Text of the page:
You can walk through the marvellous campus at the American University in Beirut, with its shaded alleys and floodlit tennis courts and waterfalls, one of the United States’ most enduring and generous gifts to the region. Or you can take a taxi up through the seemingly endless sea of villas that coat the mountainside behind the city, as far up as Beit Mary, with its patisseries and million-dollar views, to cafes with dress codes and chauffeured cars.

The money is back; the banks, the businesses, the entrepreneurs. Oil money flows again, nourished with what one suspects might be a touch of guilt that so little was done to prevent the country’s dissolution. Ishmael, a young boxer turned security guard, tells me the Mafia came with it. “See that guy?” he asks, pointing to a very new 4WD. “Before the war he worked in a laundry. Now he gives me a new $10 every day for watching his car. I don’t know what he does, but it isn’t legal.”

Beirut is, again, seized by the need to run where others walk. No visit to the beach seems to be complete without a convertible to get there in, a half kilo of jewellery and the latest beachwear from Moschino or Benetton. There’s no ambivalence about the overtness of the display of wealth: Beirut was always supposed to be better, faster, flasher. Still, there is 25 per cent unemployment and public sector debt running at 155 per cent of GDP. Perhaps we should be surprised it still exists at all – after 10 years of civil war, a full scale Israeli invasion that preceded the 20 years of occupation of its southern provinces, and the pointless death of tens of thousands of its children – Lebanon is still unmistakeably Lebanon.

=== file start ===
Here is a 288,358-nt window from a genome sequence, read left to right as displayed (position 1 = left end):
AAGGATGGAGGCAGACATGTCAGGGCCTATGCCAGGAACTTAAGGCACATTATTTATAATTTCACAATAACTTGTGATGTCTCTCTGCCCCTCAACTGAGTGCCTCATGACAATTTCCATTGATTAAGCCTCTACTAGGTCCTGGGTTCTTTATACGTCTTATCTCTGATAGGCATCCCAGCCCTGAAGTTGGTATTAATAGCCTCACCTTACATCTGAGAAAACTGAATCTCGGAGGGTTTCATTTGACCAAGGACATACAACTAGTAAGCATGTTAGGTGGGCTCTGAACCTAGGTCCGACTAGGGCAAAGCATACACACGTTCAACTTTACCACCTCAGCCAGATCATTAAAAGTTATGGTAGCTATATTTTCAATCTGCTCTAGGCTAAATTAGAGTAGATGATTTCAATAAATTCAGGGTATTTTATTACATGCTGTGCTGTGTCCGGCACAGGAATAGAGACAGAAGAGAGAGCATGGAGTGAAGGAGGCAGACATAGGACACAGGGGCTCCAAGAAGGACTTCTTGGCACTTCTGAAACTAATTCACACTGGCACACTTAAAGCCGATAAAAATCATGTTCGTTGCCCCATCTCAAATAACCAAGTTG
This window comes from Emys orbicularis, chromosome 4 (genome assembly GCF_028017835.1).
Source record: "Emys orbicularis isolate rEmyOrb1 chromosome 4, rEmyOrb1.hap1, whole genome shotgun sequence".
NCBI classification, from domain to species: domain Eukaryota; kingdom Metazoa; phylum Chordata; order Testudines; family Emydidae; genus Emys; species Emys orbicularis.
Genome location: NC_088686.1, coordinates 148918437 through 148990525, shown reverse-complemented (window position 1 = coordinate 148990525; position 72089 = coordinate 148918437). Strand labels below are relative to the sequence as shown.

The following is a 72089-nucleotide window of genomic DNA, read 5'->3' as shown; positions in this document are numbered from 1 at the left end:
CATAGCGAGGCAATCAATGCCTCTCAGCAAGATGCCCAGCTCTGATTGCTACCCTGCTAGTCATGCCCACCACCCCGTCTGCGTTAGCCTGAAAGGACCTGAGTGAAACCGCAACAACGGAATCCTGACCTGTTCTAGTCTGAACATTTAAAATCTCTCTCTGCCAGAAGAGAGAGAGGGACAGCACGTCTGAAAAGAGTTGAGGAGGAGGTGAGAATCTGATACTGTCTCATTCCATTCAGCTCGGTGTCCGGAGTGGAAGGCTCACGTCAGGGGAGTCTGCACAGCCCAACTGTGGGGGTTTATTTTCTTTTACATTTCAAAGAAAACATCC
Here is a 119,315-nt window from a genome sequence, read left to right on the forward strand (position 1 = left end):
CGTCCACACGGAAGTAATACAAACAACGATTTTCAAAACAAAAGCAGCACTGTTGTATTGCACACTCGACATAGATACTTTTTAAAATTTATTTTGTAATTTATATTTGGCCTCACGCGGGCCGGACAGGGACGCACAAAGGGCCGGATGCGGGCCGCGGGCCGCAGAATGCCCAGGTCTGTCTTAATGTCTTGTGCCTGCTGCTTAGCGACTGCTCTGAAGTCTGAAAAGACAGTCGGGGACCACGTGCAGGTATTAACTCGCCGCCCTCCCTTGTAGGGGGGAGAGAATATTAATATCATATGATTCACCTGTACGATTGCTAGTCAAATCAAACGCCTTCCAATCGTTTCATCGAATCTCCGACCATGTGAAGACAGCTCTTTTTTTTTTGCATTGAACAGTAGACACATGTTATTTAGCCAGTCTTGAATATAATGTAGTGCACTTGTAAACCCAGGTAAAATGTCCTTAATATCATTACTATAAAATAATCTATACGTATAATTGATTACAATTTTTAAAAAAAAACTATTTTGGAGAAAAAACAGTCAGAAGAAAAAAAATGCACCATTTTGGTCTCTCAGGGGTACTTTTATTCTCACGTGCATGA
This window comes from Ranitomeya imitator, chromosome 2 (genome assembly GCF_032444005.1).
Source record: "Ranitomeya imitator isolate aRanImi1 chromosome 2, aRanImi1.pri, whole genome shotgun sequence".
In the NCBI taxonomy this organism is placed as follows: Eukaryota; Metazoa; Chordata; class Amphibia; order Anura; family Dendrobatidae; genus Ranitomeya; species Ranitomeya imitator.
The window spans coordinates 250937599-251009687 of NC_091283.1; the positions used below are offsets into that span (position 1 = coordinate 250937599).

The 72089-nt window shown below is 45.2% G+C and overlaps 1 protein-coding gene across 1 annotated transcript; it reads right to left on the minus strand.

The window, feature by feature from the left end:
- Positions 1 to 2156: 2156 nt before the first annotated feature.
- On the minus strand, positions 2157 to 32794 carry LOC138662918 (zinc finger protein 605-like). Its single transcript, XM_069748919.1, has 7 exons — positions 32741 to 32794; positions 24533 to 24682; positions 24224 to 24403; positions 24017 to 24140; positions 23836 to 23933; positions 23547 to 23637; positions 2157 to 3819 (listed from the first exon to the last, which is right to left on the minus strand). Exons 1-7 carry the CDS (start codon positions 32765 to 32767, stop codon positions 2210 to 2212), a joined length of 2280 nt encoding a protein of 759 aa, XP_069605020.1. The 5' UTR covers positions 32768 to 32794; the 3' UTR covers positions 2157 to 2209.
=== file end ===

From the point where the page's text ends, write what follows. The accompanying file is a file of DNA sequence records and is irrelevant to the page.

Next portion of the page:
The eateries of Hamra are back with a vengeance, selling the glorious foods that have made Lebanese cuisine justifiably famous, such as kibbeh (baked balls of cracked wheat with spicy meat and rice filling) baba ganoushe (eggplant cooked and crushed into tahini) or frikkeh (boiled chicken cooked with wheat and served with pistachios and roasted almonds). Even here the Lebanese desire to be different is evident. The menus at one cafe I stop at uses Arabic words but Roman script, making it incomprehensible to 75 per cent of the population and 100 per cent of visitors. In a country where Arabic is the mother tongue of more than 90 per cent of the population, billboards, TV and even radio advertisements are largely in English.

For the tourist, Beirut is unique. If you have been here, you have not been to the Middle East but neither have you been to Europe. It is a blurred zone, like Malta or Hong Kong, a place where so many influences combine streets carry names like Rue Abdel Wahab El-Inglizi.

After several days in Beirut I am seized by a feeling I have had previously in Singapore: for a city that is saturated with history, there are no war museum, few monuments and no reminders of the war’s cost. There are few books on the subject available here, and fewer still printed locally. Not only has the enormous gulf between the rich of Beit Mary and the poor of Sabra not been bridged, but the link between past and future has been simply forgotten. It is as if no one can afford to remember. In the same way Singapore seems to suffer from a collective case of Obsessive Cleaning Disorder, Beirut seems to suffer from deliberate Amnesia. There is no past, there was no war.